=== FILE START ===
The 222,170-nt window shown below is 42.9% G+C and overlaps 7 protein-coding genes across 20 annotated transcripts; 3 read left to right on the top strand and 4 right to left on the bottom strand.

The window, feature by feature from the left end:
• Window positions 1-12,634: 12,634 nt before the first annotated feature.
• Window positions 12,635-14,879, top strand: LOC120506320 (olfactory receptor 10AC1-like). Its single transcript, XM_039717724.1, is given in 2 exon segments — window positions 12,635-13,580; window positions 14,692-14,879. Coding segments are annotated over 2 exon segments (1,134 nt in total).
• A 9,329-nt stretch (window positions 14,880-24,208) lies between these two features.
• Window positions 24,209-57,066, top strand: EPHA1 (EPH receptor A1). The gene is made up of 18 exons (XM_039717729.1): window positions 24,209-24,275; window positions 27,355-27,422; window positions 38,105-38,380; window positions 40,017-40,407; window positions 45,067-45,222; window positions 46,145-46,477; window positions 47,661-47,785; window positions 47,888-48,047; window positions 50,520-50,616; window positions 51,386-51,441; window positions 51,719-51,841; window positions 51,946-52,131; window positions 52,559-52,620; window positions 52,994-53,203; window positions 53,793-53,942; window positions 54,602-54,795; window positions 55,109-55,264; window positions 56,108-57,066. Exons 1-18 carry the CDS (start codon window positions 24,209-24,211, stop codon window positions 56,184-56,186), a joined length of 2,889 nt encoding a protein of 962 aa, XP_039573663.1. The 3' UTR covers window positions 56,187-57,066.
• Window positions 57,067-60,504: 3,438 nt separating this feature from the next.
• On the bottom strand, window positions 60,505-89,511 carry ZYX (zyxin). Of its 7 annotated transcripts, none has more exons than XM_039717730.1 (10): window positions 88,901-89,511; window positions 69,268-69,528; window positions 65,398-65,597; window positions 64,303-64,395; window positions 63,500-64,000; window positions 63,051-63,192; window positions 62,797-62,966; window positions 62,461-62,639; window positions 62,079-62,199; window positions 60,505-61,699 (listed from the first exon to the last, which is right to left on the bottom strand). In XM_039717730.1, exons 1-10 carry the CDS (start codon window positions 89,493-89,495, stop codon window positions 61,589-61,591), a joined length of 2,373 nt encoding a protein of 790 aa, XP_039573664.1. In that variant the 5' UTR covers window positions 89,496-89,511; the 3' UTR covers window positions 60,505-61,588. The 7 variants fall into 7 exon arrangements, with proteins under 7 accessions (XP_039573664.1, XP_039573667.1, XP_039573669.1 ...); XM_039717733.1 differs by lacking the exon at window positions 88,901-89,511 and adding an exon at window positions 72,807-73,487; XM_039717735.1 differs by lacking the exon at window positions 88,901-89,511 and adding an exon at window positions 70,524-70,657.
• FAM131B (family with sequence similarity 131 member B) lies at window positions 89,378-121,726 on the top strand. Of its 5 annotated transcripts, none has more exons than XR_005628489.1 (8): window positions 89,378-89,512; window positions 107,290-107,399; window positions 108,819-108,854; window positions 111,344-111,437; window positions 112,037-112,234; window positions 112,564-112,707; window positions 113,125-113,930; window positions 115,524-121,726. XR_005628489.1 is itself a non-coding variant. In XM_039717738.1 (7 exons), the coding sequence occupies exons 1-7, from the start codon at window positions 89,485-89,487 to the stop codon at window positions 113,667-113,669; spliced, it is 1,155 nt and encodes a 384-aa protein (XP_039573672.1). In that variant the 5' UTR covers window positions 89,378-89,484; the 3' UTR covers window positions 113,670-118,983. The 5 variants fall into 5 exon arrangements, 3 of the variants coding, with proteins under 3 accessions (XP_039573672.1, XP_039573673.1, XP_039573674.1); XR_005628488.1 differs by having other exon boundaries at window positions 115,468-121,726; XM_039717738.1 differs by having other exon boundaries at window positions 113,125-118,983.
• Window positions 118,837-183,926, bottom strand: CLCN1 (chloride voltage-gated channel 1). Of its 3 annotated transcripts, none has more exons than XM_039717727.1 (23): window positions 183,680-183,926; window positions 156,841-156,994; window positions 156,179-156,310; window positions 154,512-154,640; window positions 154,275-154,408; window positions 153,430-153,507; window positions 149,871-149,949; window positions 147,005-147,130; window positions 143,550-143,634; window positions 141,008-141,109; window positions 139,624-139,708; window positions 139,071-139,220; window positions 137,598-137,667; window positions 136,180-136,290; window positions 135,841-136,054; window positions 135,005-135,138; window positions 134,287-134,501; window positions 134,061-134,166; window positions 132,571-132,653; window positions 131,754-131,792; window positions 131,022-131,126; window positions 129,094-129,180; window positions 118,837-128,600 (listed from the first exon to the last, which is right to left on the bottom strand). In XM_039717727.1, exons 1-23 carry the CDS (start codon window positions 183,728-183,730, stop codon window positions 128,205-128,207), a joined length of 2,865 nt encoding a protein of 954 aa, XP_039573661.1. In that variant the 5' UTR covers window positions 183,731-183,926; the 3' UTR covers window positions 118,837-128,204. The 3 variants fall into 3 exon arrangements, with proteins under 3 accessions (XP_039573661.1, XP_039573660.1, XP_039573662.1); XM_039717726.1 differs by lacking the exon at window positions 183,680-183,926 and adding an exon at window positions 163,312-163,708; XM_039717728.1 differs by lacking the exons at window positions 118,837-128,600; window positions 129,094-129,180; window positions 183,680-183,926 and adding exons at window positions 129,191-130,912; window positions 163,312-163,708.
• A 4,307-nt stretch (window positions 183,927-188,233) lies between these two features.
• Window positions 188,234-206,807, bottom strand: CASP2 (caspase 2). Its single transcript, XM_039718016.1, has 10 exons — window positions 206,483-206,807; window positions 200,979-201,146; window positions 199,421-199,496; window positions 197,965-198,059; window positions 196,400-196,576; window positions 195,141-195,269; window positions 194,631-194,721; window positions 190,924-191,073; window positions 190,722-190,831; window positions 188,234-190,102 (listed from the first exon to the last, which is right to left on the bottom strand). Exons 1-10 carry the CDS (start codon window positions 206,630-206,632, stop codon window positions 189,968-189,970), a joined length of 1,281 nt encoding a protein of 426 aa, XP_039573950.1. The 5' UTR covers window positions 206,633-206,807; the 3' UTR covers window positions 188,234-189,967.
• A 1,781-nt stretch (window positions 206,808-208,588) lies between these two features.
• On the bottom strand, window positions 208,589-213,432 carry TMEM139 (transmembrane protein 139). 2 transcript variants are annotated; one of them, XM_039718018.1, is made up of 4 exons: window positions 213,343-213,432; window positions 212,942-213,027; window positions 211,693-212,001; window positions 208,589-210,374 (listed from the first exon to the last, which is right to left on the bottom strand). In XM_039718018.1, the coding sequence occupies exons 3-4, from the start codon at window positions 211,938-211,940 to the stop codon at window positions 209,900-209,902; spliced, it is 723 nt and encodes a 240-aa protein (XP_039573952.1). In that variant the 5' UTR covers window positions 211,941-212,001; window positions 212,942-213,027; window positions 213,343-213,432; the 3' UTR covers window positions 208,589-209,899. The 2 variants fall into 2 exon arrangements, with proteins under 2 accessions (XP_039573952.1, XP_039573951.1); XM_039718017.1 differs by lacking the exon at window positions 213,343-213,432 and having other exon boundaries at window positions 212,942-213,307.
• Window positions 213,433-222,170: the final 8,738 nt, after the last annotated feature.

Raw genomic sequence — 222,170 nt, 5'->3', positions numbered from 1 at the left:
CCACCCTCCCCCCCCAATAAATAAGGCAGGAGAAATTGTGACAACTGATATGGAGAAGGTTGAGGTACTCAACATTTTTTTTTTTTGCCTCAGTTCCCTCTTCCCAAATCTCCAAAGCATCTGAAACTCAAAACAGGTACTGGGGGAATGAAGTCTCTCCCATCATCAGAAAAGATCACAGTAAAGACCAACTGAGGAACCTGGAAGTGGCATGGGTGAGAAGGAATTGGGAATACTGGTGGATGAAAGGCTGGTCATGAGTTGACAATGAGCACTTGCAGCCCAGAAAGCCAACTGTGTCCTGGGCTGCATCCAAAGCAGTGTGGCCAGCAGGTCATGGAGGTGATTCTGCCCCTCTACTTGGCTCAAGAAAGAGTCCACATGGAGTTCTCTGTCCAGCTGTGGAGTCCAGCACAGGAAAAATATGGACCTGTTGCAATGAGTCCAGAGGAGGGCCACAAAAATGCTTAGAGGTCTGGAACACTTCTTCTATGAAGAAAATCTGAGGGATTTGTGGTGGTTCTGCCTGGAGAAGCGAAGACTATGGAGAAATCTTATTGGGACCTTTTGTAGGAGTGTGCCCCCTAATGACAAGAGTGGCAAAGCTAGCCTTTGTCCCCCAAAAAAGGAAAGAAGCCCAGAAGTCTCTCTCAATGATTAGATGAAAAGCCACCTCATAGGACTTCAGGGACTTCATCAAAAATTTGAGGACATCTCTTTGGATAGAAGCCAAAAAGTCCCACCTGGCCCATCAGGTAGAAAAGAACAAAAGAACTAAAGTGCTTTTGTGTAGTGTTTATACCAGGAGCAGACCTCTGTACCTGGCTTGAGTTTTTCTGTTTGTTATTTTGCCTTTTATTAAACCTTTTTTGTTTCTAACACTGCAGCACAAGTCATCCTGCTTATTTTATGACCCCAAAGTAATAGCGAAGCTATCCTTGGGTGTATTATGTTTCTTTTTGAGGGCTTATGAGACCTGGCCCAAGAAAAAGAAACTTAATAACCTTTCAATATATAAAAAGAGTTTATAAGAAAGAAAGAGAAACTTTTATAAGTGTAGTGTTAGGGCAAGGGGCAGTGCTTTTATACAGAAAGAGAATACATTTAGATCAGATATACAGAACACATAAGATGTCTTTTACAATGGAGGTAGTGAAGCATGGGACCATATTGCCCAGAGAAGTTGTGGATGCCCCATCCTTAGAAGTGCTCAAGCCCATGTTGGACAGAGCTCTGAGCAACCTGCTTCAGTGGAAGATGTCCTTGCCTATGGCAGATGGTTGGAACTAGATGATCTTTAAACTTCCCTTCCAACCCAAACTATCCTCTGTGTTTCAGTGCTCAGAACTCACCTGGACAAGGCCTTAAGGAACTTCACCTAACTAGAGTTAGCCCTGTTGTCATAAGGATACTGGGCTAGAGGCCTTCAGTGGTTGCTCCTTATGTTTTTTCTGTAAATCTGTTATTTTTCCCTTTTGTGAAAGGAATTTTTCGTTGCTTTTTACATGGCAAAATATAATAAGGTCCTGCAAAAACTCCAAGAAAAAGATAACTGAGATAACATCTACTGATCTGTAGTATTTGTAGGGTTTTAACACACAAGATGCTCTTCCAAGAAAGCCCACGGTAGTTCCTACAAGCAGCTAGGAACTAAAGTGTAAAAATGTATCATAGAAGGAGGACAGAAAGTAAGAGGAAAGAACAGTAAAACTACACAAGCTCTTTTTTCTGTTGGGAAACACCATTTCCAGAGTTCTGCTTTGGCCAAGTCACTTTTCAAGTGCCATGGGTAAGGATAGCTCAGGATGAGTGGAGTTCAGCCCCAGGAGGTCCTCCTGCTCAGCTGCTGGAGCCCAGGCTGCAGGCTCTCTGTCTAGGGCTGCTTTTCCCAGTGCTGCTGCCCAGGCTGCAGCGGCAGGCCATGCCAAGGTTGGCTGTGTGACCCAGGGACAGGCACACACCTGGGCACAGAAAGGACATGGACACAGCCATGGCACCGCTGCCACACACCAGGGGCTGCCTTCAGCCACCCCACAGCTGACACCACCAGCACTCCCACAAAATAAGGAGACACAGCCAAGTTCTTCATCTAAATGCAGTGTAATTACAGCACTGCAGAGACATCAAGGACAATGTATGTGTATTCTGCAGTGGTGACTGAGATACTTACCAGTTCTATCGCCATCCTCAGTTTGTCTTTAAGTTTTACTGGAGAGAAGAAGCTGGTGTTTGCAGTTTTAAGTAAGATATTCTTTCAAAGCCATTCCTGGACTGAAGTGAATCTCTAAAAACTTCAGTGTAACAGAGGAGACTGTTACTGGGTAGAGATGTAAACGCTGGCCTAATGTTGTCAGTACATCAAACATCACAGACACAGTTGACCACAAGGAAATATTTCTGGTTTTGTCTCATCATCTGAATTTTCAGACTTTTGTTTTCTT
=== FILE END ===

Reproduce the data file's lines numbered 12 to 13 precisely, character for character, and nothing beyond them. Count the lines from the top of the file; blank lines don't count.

• Window positions 188,234-206,807, bottom strand: CASP2 (caspase 2). Its single transcript, XM_039718016.1, has 10 exons — window positions 206,483-206,807; window positions 200,979-201,146; window positions 199,421-199,496; window positions 197,965-198,059; window positions 196,400-196,576; window positions 195,141-195,269; window positions 194,631-194,721; window positions 190,924-191,073; window positions 190,722-190,831; window positions 188,234-190,102 (listed from the first exon to the last, which is right to left on the bottom strand). Exons 1-10 carry the CDS (start codon window positions 206,630-206,632, stop codon window positions 189,968-189,970), a joined length of 1,281 nt encoding a protein of 426 aa, XP_039573950.1. The 5' UTR covers window positions 206,633-206,807; the 3' UTR covers window positions 188,234-189,967.
• A 1,781-nt stretch (window positions 206,808-208,588) lies between these two features.